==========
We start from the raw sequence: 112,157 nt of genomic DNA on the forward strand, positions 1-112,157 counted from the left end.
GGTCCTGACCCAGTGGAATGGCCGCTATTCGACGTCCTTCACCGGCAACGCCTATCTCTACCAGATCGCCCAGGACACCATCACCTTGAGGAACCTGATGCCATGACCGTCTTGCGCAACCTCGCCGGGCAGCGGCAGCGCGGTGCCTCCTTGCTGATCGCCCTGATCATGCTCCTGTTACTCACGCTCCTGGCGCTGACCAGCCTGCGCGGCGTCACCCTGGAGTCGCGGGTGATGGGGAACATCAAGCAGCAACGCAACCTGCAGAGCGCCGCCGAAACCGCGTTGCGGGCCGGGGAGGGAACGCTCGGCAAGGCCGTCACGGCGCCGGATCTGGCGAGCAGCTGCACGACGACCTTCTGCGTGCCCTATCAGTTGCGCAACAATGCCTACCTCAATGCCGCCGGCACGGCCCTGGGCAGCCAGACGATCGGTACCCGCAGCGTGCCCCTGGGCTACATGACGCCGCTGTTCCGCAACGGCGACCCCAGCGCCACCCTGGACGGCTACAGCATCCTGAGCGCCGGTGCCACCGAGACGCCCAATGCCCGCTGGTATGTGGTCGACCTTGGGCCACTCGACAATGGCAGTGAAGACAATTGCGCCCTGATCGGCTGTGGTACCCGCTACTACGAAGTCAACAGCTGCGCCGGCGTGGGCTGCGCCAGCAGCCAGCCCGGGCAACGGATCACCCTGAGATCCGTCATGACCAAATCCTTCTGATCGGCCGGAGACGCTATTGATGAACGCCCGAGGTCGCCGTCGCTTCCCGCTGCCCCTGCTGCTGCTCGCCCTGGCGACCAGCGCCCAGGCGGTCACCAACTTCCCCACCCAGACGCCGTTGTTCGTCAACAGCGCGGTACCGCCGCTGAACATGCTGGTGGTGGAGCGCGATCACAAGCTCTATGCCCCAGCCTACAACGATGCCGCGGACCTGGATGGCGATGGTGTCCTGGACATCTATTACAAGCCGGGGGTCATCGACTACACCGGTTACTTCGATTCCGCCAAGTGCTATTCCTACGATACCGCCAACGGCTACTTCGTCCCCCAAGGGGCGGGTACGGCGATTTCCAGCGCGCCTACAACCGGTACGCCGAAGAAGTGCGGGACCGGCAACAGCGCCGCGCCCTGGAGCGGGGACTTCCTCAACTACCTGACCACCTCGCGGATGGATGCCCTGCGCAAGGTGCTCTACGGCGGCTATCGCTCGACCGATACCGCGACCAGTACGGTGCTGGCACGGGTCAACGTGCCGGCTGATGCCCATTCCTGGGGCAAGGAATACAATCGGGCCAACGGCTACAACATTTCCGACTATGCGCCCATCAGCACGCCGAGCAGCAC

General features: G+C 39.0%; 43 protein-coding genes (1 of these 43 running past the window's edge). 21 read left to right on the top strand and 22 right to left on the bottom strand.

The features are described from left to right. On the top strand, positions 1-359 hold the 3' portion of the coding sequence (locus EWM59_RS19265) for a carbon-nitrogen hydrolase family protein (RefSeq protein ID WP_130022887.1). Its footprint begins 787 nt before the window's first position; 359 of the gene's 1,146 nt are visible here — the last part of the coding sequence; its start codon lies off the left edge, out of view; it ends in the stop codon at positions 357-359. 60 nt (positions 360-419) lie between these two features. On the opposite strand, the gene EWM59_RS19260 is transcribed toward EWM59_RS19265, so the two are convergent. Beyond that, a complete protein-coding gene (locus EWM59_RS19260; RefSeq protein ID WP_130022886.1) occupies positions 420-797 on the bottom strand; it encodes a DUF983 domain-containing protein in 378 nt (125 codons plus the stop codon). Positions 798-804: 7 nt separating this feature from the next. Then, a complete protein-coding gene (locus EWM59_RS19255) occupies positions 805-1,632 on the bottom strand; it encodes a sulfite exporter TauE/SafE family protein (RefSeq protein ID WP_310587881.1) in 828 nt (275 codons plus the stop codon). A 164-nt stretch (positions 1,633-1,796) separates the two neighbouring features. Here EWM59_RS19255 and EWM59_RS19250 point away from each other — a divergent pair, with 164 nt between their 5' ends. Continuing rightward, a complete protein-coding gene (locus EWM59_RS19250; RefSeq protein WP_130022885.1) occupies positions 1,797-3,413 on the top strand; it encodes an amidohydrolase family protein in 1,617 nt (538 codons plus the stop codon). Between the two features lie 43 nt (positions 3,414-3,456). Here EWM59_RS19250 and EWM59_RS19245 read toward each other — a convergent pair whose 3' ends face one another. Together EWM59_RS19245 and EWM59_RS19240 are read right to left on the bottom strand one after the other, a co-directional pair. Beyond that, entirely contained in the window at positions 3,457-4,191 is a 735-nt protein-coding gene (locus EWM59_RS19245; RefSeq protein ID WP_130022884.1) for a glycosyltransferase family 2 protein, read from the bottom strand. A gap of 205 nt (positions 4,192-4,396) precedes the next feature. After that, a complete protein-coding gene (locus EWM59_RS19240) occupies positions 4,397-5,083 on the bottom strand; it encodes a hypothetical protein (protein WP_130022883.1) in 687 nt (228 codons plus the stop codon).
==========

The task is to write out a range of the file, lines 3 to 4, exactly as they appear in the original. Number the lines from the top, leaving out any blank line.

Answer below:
General features: G+C 39.0%; 43 protein-coding genes (1 of these 43 running past the window's edge). 21 read left to right on the top strand and 22 right to left on the bottom strand.

The features are described from left to right. On the top strand, positions 1-359 hold the 3' portion of the coding sequence (locus EWM59_RS19265) for a carbon-nitrogen hydrolase family protein (RefSeq protein ID WP_130022887.1). Its footprint begins 787 nt before the window's first position; 359 of the gene's 1,146 nt are visible here — the last part of the coding sequence; its start codon lies off the left edge, out of view; it ends in the stop codon at positions 357-359. 60 nt (positions 360-419) lie between these two features. On the opposite strand, the gene EWM59_RS19260 is transcribed toward EWM59_RS19265, so the two are convergent. Beyond that, a complete protein-coding gene (locus EWM59_RS19260; RefSeq protein ID WP_130022886.1) occupies positions 420-797 on the bottom strand; it encodes a DUF983 domain-containing protein in 378 nt (125 codons plus the stop codon). Positions 798-804: 7 nt separating this feature from the next. Then, a complete protein-coding gene (locus EWM59_RS19255) occupies positions 805-1,632 on the bottom strand; it encodes a sulfite exporter TauE/SafE family protein (RefSeq protein ID WP_310587881.1) in 828 nt (275 codons plus the stop codon). A 164-nt stretch (positions 1,633-1,796) separates the two neighbouring features. Here EWM59_RS19255 and EWM59_RS19250 point away from each other — a divergent pair, with 164 nt between their 5' ends. Continuing rightward, a complete protein-coding gene (locus EWM59_RS19250; RefSeq protein WP_130022885.1) occupies positions 1,797-3,413 on the top strand; it encodes an amidohydrolase family protein in 1,617 nt (538 codons plus the stop codon). Between the two features lie 43 nt (positions 3,414-3,456). Here EWM59_RS19250 and EWM59_RS19245 read toward each other — a convergent pair whose 3' ends face one another. Together EWM59_RS19245 and EWM59_RS19240 are read right to left on the bottom strand one after the other, a co-directional pair. Beyond that, entirely contained in the window at positions 3,457-4,191 is a 735-nt protein-coding gene (locus EWM59_RS19245; RefSeq protein ID WP_130022884.1) for a glycosyltransferase family 2 protein, read from the bottom strand. A gap of 205 nt (positions 4,192-4,396) precedes the next feature. After that, a complete protein-coding gene (locus EWM59_RS19240) occupies positions 4,397-5,083 on the bottom strand; it encodes a hypothetical protein (protein WP_130022883.1) in 687 nt (228 codons plus the stop codon).